On the business side, IoT is just as troublesome. A recent Cisco study of 1,845 business and IT decision-makers found that almost 75 percent of IoT projects fail.
The top five reasons are:
Long completion times
Poor quality of the data collected
Lack of internal expertise
What we have here is an industry that hasn’t matured, suffers from limited expertise, and is lacking in technology standards. And above all of this, too many hackers.
Big Data was supposed to be a big thing. It hasn’t delivered. Gartner even dropped it from its Hype Cycle of Emergent Technologies back in 2015. The hype is still there, though, with Big Data business worth $122 billion and growing. At the same time, a stunning 85 percent of big data projects fail.
Why the disconnect? According to TechCrunch, these are the reasons:
The human brain is just not built to interpret large and complex data sets. Data sets must first be made “smaller” via aggregation, summarization, description, and presentation — but that sort of negates Big Data in the first place!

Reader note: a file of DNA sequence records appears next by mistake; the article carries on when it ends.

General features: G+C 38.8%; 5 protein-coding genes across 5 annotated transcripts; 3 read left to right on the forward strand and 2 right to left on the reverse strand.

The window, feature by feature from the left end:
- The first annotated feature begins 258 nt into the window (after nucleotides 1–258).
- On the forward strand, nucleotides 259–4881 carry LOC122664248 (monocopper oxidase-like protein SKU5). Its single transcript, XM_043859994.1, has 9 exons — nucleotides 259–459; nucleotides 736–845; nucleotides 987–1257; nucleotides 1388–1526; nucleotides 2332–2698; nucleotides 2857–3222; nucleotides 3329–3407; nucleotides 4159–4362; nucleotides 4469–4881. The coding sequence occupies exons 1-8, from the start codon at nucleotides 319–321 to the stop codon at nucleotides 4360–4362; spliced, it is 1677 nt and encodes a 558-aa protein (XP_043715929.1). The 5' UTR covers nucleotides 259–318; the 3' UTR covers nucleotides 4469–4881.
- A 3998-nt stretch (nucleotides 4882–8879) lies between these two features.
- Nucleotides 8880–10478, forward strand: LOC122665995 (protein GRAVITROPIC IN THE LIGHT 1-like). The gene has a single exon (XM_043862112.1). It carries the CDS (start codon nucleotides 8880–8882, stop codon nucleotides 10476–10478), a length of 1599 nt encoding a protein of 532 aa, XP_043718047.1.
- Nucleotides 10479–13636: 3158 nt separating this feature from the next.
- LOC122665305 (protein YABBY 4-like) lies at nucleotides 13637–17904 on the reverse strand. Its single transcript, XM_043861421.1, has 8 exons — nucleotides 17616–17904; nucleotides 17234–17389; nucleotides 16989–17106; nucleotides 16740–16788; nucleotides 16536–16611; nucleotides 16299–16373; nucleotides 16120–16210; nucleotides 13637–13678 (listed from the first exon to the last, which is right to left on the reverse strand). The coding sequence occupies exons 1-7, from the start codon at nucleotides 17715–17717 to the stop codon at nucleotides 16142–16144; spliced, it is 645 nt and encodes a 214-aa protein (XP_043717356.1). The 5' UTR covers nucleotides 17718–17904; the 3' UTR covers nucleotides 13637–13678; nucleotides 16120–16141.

There just is a limit on how much data will benefit an organization. More information is not better than the right information; and a lot of information can warp core assumptions without suggesting solutions.
In other words, businesses like what Big Data brings, but don’t know what to do with it.
The article suggests that smarter applications and predictive analytics could make Big Data more effective, or as it states: “Big businesses have absorbed Google-style tech, but are only just beginning to adopt Google-style thinking alongside it.”
Even with these changes, an article in Information Week explains that these stumbling blocks must be overcome in order for any Big Data project to work:
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Management resistance/trust gut feeling
Selecting the wrong usages/trying to make the projects too big
Asking the wrong questions without understanding the business